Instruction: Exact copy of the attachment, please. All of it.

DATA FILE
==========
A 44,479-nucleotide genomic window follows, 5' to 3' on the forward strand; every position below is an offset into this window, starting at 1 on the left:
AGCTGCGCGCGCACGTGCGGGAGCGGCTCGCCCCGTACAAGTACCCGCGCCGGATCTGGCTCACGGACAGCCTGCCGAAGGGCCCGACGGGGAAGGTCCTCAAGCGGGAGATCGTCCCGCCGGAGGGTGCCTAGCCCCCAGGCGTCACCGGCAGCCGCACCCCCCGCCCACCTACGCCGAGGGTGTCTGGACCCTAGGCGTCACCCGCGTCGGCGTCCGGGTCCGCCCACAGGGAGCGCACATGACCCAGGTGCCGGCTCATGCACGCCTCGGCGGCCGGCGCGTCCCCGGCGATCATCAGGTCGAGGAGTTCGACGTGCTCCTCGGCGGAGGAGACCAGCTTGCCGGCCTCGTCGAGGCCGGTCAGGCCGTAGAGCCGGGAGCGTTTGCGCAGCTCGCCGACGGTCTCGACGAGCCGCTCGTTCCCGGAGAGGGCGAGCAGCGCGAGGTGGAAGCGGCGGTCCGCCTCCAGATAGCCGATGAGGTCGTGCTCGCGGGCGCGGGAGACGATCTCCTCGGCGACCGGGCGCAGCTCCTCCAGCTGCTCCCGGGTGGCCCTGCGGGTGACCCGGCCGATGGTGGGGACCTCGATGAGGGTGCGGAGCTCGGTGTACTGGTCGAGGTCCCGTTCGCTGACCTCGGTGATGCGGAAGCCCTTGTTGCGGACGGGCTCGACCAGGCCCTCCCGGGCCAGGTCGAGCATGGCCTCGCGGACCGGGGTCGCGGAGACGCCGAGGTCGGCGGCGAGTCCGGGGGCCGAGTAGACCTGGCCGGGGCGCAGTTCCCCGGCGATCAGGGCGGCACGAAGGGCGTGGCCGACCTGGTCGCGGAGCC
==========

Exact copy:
A 44,479-nucleotide genomic window follows, 5' to 3' on the forward strand; every position below is an offset into this window, starting at 1 on the left:
AGCTGCGCGCGCACGTGCGGGAGCGGCTCGCCCCGTACAAGTACCCGCGCCGGATCTGGCTCACGGACAGCCTGCCGAAGGGCCCGACGGGGAAGGTCCTCAAGCGGGAGATCGTCCCGCCGGAGGGTGCCTAGCCCCCAGGCGTCACCGGCAGCCGCACCCCCCGCCCACCTACGCCGAGGGTGTCTGGACCCTAGGCGTCACCCGCGTCGGCGTCCGGGTCCGCCCACAGGGAGCGCACATGACCCAGGTGCCGGCTCATGCACGCCTCGGCGGCCGGCGCGTCCCCGGCGATCATCAGGTCGAGGAGTTCGACGTGCTCCTCGGCGGAGGAGACCAGCTTGCCGGCCTCGTCGAGGCCGGTCAGGCCGTAGAGCCGGGAGCGTTTGCGCAGCTCGCCGACGGTCTCGACGAGCCGCTCGTTCCCGGAGAGGGCGAGCAGCGCGAGGTGGAAGCGGCGGTCCGCCTCCAGATAGCCGATGAGGTCGTGCTCGCGGGCGCGGGAGACGATCTCCTCGGCGACCGGGCGCAGCTCCTCCAGCTGCTCCCGGGTGGCCCTGCGGGTGACCCGGCCGATGGTGGGGACCTCGATGAGGGTGCGGAGCTCGGTGTACTGGTCGAGGTCCCGTTCGCTGACCTCGGTGATGCGGAAGCCCTTGTTGCGGACGGGCTCGACCAGGCCCTCCCGGGCCAGGTCGAGCATGGCCTCGCGGACCGGGGTCGCGGAGACGCCGAGGTCGGCGGCGAGTCCGGGGGCCGAGTAGACCTGGCCGGGGCGCAGTTCCCCGGCGATCAGGGCGGCACGAAGGGCGTGGCCGACCTGGTCGCGGAGCC